In another phase II trial, the hypomethylating agent, decitabine, was used in combination with carboplatin to reverse acquired platinum resistance. The ORR was 35% and included 1 CR and 5 PRs. The median PFS was 309 days. The most common grade 3/4 adverse events were hematologic along all principal cell lineages (11% to 23% of patients). In this study, demethylation of ovarian cancer-associated genes, MLH1, RASSF1a, HOXA10, and HOXA11 in tumors from day 1 to day 8 was positively correlated with PFS (P<.05). This trial constitutes the first-in-class proof of concept that epigenetic intervention can restore platinum sensitivity in ovarian cancer.

Eribulin mesylate is a tubulin inhibitor distinct from taxanes and is able to suppress microtubule growth without affecting depolymerization, resulting in the sequestration of tubulin into non-functional aggregates. Hensley, et al studied a platinum sensitive population with eribulin 1.4 mg/m2 intravenously on days 1 and 8 every 21 days. Partial responses were achieved in 19% and stable disease in 54%. The median PFS was 4.1 months. Grade 3/4 toxicity included neutropenia (54%) and pain (8%).
 

Phase II Trials in Locally Advanced and Metastatic/Recurrent Cervical Cancer

Several studies examined the efficacy and tolerability of combining anti-epidermal growth factor (EGF)–based therapy to chemoradiation and gene therapy to reconstitute wild-type p53 function for locally advanced cervical carcinoma. Erlotinib, a tyrosine kinase epidermal growth factor (EGFR) inhibitor, yielded no objective responses when studied previously by the Gynecologic Oncology Group in women with recurrent disease. However, Rodrigues, et al combined erlotinib 150 mg/d with chemoradiation plus brachytherapy and reported a 94.4% complete response rate and overall survival (OS) of 80% at 3 years. The most common grade 3 toxicity was skin rash in 13%. Two additional phase II trials in locally advanced tumors demonstrated the feasibility of weekly intra-tumoral recombinant adenoviral human p53 (rAd-p53) gene therapy in conjunction with pelvic radiation. In the randomized phase II trial reported by Pan, et al, the ORR of pelvic radiation therapy with and without gene therapy (1-4×1012 rAD-p53 viral particles x 6 weeks) was 100% versus 72.2%, respectively (P = .0149). Anticipated side effects reported in both studies included transient fever. Finally, the second generation platinum-based chemotherapy doublet of nedaplatin plus paclitaxel was associated with a 42.2% ORR and median OS of 8 months.
 

Phase II Trials of Mammalian Target of Rapamycin Inhibitors (mTORi) in Endometrial Cancer

Loss of phosphatase and tensin homolog (PTEN) protein function occurs in 26% to 83% of endometrial carcinomas leading to deregulation of the PI3K/AKT/mTOR signaling. Four phase II studies were presented this year that evaluated the response, survival, and toxicity among women with advanced and recurrent disease. Two randomized phase II trials studied mTORi(s) versus hormonal therapy. Oza, et al randomized patients to oral ridaforolimus 40 mg for 5 days/week versus medroxyprogesterone 200 mg/d or megestrol 60 mg/d. Inclusion criteria was unresectable stage III or IVA disease treated with 1 or 2 prior lines of chemotherapy. A protocol amendment allowed chemotherapy as a control towards the end of the study. The primary endpoint was PFS and an interim analysis of the first 114 patients treated demonstrated a median PFS of 36 months for ridaforolimus and 1.9 months for progestin therapy (HR 0.53, P = .008). The most common grade 3/4 adverse events associated with the mTORi included hyperglycemia in 19% and anemia in 9%. The second randomized phase II study compared intravenous temsirolimus to temsirolimus plus megestrol acetate alternating with tamoxifen. The combined regimen was closed due to the unacceptable rate of venous thromboses, but with at least 4 responses documented for the monotherapy, a second stage of accrual was opened. Finally, a non-randomized phase II study of daily everolimus plus letrozole was associated with an objective RR of 21% and a clinical benefit response of 42%.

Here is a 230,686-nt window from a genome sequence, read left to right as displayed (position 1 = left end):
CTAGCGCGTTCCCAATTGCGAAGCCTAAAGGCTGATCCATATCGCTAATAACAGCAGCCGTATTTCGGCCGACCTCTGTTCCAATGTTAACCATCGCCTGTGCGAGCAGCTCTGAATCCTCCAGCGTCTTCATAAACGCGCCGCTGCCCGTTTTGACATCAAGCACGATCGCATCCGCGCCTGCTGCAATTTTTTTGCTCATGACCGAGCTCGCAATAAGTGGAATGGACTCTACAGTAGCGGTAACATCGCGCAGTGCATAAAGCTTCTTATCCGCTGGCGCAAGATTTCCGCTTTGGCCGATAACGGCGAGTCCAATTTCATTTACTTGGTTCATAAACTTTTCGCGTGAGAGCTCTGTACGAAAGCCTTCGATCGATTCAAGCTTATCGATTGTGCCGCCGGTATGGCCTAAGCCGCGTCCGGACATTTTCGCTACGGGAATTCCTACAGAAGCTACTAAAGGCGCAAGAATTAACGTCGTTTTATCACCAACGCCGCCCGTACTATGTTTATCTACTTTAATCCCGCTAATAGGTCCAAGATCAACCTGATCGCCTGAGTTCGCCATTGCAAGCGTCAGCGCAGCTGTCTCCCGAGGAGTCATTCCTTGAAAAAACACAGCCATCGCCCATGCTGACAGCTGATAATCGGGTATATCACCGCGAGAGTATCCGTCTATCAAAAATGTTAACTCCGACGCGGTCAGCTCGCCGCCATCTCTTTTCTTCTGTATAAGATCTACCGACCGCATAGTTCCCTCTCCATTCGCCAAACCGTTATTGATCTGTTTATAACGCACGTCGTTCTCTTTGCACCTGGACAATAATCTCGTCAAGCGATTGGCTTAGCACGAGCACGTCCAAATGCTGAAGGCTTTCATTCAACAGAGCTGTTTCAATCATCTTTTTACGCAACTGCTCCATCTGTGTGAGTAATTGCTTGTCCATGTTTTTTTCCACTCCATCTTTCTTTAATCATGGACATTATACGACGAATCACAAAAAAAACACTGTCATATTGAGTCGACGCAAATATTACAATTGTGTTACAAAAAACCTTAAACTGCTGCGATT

Screening Still Paramount

Clearly, the key to effective control of gynecologic cancer is effective screening and prevention. Two studies were presented. First, dual screening for ovarian cancer among average-risk women failed to reduce the rate of mortality from this disease. These findings came from the National Cancer Institute (NCI)–sponsored Prostate, Lung, Colorectal, and Ovarian (PLCO) Cancer Screening Trial that enrolled 78,216 women, ages 55 to 74. In fact, patients screened annually with CA-125 antigen testing and transvaginal ultrasound had a slightly higher ovarian cancer mortality risk as compared with usual care (3.1 versus 2.5 per 10,000 person-years). Moreover, screening was associated with increased use of invasive procedures and avoidable complications related to workup following false-positive results.